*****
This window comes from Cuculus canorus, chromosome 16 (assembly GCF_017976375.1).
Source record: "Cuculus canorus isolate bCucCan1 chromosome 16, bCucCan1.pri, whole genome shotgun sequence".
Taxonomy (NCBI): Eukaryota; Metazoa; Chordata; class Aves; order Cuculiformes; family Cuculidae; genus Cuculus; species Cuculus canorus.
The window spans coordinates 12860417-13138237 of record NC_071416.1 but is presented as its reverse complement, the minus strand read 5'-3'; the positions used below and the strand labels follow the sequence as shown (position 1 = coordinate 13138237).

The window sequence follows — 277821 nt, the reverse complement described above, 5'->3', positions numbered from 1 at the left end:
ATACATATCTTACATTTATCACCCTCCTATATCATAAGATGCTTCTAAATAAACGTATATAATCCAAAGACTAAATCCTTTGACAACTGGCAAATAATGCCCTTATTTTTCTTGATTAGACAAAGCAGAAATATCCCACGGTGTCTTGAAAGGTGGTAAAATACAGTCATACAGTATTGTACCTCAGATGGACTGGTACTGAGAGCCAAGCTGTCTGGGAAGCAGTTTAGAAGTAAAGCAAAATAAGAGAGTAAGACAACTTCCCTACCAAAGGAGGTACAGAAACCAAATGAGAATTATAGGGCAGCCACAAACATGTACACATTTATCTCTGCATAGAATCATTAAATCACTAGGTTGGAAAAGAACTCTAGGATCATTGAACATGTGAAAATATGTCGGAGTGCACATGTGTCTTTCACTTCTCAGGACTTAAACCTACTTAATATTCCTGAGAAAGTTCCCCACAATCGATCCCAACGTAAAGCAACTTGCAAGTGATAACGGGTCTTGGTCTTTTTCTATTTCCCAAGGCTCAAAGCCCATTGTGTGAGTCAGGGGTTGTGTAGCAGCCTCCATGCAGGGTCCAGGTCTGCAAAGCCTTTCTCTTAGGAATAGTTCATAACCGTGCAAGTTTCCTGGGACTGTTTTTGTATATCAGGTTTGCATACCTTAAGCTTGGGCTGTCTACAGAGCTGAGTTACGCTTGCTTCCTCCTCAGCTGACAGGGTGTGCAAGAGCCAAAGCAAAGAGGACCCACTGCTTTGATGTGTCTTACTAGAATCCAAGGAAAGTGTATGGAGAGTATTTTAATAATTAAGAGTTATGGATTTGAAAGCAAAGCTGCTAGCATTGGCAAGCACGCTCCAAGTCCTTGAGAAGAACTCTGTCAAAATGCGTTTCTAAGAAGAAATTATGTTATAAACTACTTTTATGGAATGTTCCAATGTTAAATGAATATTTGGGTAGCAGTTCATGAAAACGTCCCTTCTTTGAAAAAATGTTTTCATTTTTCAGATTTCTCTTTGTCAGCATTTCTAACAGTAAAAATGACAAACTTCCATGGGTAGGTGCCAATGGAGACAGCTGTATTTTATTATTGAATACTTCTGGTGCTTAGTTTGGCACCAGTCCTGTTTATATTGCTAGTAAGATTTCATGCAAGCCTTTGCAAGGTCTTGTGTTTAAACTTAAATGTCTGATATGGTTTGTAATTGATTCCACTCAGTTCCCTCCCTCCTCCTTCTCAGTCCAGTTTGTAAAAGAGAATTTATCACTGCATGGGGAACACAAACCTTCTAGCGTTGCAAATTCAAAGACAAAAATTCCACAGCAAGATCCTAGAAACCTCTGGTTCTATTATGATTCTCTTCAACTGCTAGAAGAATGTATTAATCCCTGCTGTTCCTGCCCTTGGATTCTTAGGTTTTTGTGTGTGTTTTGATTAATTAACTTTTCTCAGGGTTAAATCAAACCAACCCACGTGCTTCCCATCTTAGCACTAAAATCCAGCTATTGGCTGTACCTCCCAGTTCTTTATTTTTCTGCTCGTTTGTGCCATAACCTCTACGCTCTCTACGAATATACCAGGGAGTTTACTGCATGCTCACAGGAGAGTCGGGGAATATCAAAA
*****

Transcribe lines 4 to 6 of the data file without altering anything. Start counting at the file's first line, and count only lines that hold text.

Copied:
The window spans coordinates 12860417-13138237 of record NC_071416.1 but is presented as its reverse complement, the minus strand read 5'-3'; the positions used below and the strand labels follow the sequence as shown (position 1 = coordinate 13138237).

The window sequence follows — 277821 nt, the reverse complement described above, 5'->3', positions numbered from 1 at the left end:
ATACATATCTTACATTTATCACCCTCCTATATCATAAGATGCTTCTAAATAAACGTATATAATCCAAAGACTAAATCCTTTGACAACTGGCAAATAATGCCCTTATTTTTCTTGATTAGACAAAGCAGAAATATCCCACGGTGTCTTGAAAGGTGGTAAAATACAGTCATACAGTATTGTACCTCAGATGGACTGGTACTGAGAGCCAAGCTGTCTGGGAAGCAGTTTAGAAGTAAAGCAAAATAAGAGAGTAAGACAACTTCCCTACCAAAGGAGGTACAGAAACCAAATGAGAATTATAGGGCAGCCACAAACATGTACACATTTATCTCTGCATAGAATCATTAAATCACTAGGTTGGAAAAGAACTCTAGGATCATTGAACATGTGAAAATATGTCGGAGTGCACATGTGTCTTTCACTTCTCAGGACTTAAACCTACTTAATATTCCTGAGAAAGTTCCCCACAATCGATCCCAACGTAAAGCAACTTGCAAGTGATAACGGGTCTTGGTCTTTTTCTATTTCCCAAGGCTCAAAGCCCATTGTGTGAGTCAGGGGTTGTGTAGCAGCCTCCATGCAGGGTCCAGGTCTGCAAAGCCTTTCTCTTAGGAATAGTTCATAACCGTGCAAGTTTCCTGGGACTGTTTTTGTATATCAGGTTTGCATACCTTAAGCTTGGGCTGTCTACAGAGCTGAGTTACGCTTGCTTCCTCCTCAGCTGACAGGGTGTGCAAGAGCCAAAGCAAAGAGGACCCACTGCTTTGATGTGTCTTACTAGAATCCAAGGAAAGTGTATGGAGAGTATTTTAATAATTAAGAGTTATGGATTTGAAAGCAAAGCTGCTAGCATTGGCAAGCACGCTCCAAGTCCTTGAGAAGAACTCTGTCAAAATGCGTTTCTAAGAAGAAATTATGTTATAAACTACTTTTATGGAATGTTCCAATGTTAAATGAATATTTGGGTAGCAGTTCATGAAAACGTCCCTTCTTTGAAAAAATGTTTTCATTTTTCAGATTTCTCTTTGTCAGCATTTCTAACAGTAAAAATGACAAACTTCCATGGGTAGGTGCCAATGGAGACAGCTGTATTTTATTATTGAATACTTCTGGTGCTTAGTTTGGCACCAGTCCTGTTTATATTGCTAGTAAGATTTCATGCAAGCCTTTGCAAGGTCTTGTGTTTAAACTTAAATGTCTGATATGGTTTGTAATTGATTCCACTCAGTTCCCTCCCTCCTCCTTCTCAGTCCAGTTTGTAAAAGAGAATTTATCACTGCATGGGGAACACAAACCTTCTAGCGTTGCAAATTCAAAGACAAAAATTCCACAGCAAGATCCTAGAAACCTCTGGTTCTATTATGATTCTCTTCAACTGCTAGAAGAATGTATTAATCCCTGCTGTTCCTGCCCTTGGATTCTTAGGTTTTTGTGTGTGTTTTGATTAATTAACTTTTCTCAGGGTTAAATCAAACCAACCCACGTGCTTCCCATCTTAGCACTAAAATCCAGCTATTGGCTGTACCTCCCAGTTCTTTATTTTTCTGCTCGTTTGTGCCATAACCTCTACGCTCTCTACGAATATACCAGGGAGTTTACTGCATGCTCACAGGAGAGTCGGGGAATATCAAAA